Although the cerebellum is generally viewed as
primarily a motor structure, it has also been proposed to be a
general-purpose interval timer in the range of tens to hundreds of
ms. “General purpose” in this sense encompasses
both sensory and motor timing. One advantage of such a theory
is that the synaptic organization and physiology of the cerebellum
are known. Much is known about the relationships between the
cerebellum and forms of motor learning such as eyelid conditioning
and adaptation of the vestibulo- ocular reflex (Raymond et al.
1996; Boyden et al. 2004, in this volume).
Support for the role of the cerebellum in
timing is based on both motor and sensory timing experiments.
Ivry and others presented a variety of evidence demonstrating
cerebellar involvement in timing tasks. The fundamental observation
was made in experiments in which the task required human
subjects to make rhythmic taps with their finger.
The timing hypotheses of cerebellar function
attempt to explain the various tasks for which the cerebellum is
engaged or is necessary in terms of the need to gauge the explicit
timing between events in the hundreds- of- ms range. Despite the
intent that these theories build on a computational base,
supporting data remain mostly task based. Most data involve
demonstrations that the cerebellum is activated during, or is
required for, tasks that we view as examples of timing.
This viewis also consistent with recent findings
that apparent timing deficits are specific to discontinuous
timing tasks relative to continuous ones. Spencer et al. (2003)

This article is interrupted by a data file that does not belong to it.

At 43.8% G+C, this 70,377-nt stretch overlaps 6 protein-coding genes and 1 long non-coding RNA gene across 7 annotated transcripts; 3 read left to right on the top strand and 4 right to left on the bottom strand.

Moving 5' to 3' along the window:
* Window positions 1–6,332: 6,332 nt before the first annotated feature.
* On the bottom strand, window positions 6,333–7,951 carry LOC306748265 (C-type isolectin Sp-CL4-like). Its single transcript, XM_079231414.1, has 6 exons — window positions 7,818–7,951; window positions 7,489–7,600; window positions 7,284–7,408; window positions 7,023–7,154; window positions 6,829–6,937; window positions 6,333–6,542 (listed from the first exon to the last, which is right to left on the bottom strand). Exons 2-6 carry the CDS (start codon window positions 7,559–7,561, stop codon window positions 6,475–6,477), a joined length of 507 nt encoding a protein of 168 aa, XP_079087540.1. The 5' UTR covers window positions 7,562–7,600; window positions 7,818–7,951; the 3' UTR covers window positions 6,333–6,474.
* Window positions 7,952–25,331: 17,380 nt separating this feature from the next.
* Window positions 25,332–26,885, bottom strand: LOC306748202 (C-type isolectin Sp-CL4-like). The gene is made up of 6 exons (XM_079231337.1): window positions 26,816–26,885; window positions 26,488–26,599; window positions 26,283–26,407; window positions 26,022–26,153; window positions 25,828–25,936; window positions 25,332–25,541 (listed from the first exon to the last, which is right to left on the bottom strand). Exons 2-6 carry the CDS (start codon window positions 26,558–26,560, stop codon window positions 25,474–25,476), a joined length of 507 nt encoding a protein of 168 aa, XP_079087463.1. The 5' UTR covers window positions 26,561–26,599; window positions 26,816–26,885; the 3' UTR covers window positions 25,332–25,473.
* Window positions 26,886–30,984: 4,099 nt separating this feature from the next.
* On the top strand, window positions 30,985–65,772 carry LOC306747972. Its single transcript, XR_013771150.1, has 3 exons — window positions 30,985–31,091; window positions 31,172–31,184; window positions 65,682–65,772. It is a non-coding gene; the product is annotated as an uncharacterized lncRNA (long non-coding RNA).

tested cerebellar patients on two similar timing tasks.Two groups
of subjects were required to draw circles at regular intervals. The
“discontinuous” group was required to keep a beat by
pausing at the top of each circle. The “continuous”
group was instructed to keep a beat by drawing circles using a
steady continuous motion. Cerebellar damage affected
discontinuous drawing and not continuous. The authors interpret
these findings as evidence that the cerebellum is required for
tasks where timing is explicitly represented, as in the
discontinuous task. In this view, the cerebellum is not required by
the continuous task because timing can be implicit—that is,
timing can be produced by maintaining a constant angular
velocity. Alternatively, such findings can be seen as examples
of the contributions of feed-forward prediction in the starting and
stopping of movements.
..... the failure of a neurological disorder
— such as cerebellar injury — to affect the scalar
property is taken to indicate that the affected structures are
not essential for proper interval timing. Instead, the
cerebellum might contain an internal model of the
motor–effector system, so cerebellar damage could increase
variability in motor and perceptual timing.
Traditionally, because interval timing depends on
the intact striatum but not on the intact cerebellum, the
cerebellum has been charged with millisecond timing and the
basal ganglia with interval timing. Despite this simplistic
dissociation, two recent findings have shed new light on the
involvement of the basal ganglia and cerebellum in motor control
and interval timing.
The study of patients with neurological damage
has revealed the importance of several brain structures in time
processing. Early studies highlighted the cerebellum as a key
component of the time processing network. Ivry and Keele (1989)
demonstrated that patients with cerebellar lesions showed poor
motor timing and time discrimination when comparing short intervals
less than 1 s), while Mangels, Ivry, and Shimizu (1998) found that
patients with cerebellar lesions cannot discriminate longer
intervals (4 s). These results suggest that the cerebellum has a
fundamental role to play in both sub- and supra-second time
perception. In recent years, the evidence from lesion studies
has been greatly extended by imaging studies using fMRI and PET.
Cerebellar activity has been reported in temporal discrimination
tasks using intervals of various durations (Mathiak,
Hertrich,Grodd, & Ackermann, 2004; Jueptner et al., 1995; Rao,
Mayer, &Harrington, 2001) and also in time production tasks
(Penhune, Zatorre,&Evans, 1998; Tracy, Faro, Mohamed,